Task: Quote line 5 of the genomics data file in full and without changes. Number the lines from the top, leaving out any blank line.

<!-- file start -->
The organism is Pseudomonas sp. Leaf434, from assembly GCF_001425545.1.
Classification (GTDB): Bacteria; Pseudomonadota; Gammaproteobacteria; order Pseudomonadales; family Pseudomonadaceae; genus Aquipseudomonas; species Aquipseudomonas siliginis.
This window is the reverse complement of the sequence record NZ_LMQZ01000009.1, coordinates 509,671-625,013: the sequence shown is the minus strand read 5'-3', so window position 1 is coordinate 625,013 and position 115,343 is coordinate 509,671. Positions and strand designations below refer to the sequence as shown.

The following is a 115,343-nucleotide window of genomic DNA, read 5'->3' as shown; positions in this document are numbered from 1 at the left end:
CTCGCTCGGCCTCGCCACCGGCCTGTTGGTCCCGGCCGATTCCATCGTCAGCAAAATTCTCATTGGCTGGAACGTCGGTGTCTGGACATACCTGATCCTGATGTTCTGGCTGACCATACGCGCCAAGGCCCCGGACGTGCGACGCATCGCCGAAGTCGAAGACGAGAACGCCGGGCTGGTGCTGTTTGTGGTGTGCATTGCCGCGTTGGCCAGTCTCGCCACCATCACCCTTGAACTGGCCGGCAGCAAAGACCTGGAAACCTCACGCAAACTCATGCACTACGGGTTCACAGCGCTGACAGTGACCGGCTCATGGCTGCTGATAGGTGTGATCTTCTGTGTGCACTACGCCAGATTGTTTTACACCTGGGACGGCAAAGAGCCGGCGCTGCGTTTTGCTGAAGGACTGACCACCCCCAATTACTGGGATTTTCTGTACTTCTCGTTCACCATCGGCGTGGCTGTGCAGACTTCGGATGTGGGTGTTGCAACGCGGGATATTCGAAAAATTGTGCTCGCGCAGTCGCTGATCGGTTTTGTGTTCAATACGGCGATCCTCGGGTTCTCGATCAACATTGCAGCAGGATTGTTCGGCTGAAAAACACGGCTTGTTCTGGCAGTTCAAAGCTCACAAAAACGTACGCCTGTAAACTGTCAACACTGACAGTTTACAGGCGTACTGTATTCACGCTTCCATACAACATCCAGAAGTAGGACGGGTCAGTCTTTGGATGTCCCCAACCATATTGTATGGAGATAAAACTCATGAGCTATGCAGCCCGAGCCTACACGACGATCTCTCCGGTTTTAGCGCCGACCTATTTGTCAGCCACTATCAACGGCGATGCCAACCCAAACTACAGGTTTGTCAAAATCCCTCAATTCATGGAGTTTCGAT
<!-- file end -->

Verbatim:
CTCGCTCGGCCTCGCCACCGGCCTGTTGGTCCCGGCCGATTCCATCGTCAGCAAAATTCTCATTGGCTGGAACGTCGGTGTCTGGACATACCTGATCCTGATGTTCTGGCTGACCATACGCGCCAAGGCCCCGGACGTGCGACGCATCGCCGAAGTCGAAGACGAGAACGCCGGGCTGGTGCTGTTTGTGGTGTGCATTGCCGCGTTGGCCAGTCTCGCCACCATCACCCTTGAACTGGCCGGCAGCAAAGACCTGGAAACCTCACGCAAACTCATGCACTACGGGTTCACAGCGCTGACAGTGACCGGCTCATGGCTGCTGATAGGTGTGATCTTCTGTGTGCACTACGCCAGATTGTTTTACACCTGGGACGGCAAAGAGCCGGCGCTGCGTTTTGCTGAAGGACTGACCACCCCCAATTACTGGGATTTTCTGTACTTCTCGTTCACCATCGGCGTGGCTGTGCAGACTTCGGATGTGGGTGTTGCAACGCGGGATATTCGAAAAATTGTGCTCGCGCAGTCGCTGATCGGTTTTGTGTTCAATACGGCGATCCTCGGGTTCTCGATCAACATTGCAGCAGGATTGTTCGGCTGAAAAACACGGCTTGTTCTGGCAGTTCAAAGCTCACAAAAACGTACGCCTGTAAACTGTCAACACTGACAGTTTACAGGCGTACTGTATTCACGCTTCCATACAACATCCAGAAGTAGGACGGGTCAGTCTTTGGATGTCCCCAACCATATTGTATGGAGATAAAACTCATGAGCTATGCAGCCCGAGCCTACACGACGATCTCTCCGGTTTTAGCGCCGACCTATTTGTCAGCCACTATCAACGGCGATGCCAACCCAAACTACAGGTTTGTCAAAATCCCTCAATTCATGGAGTTTCGAT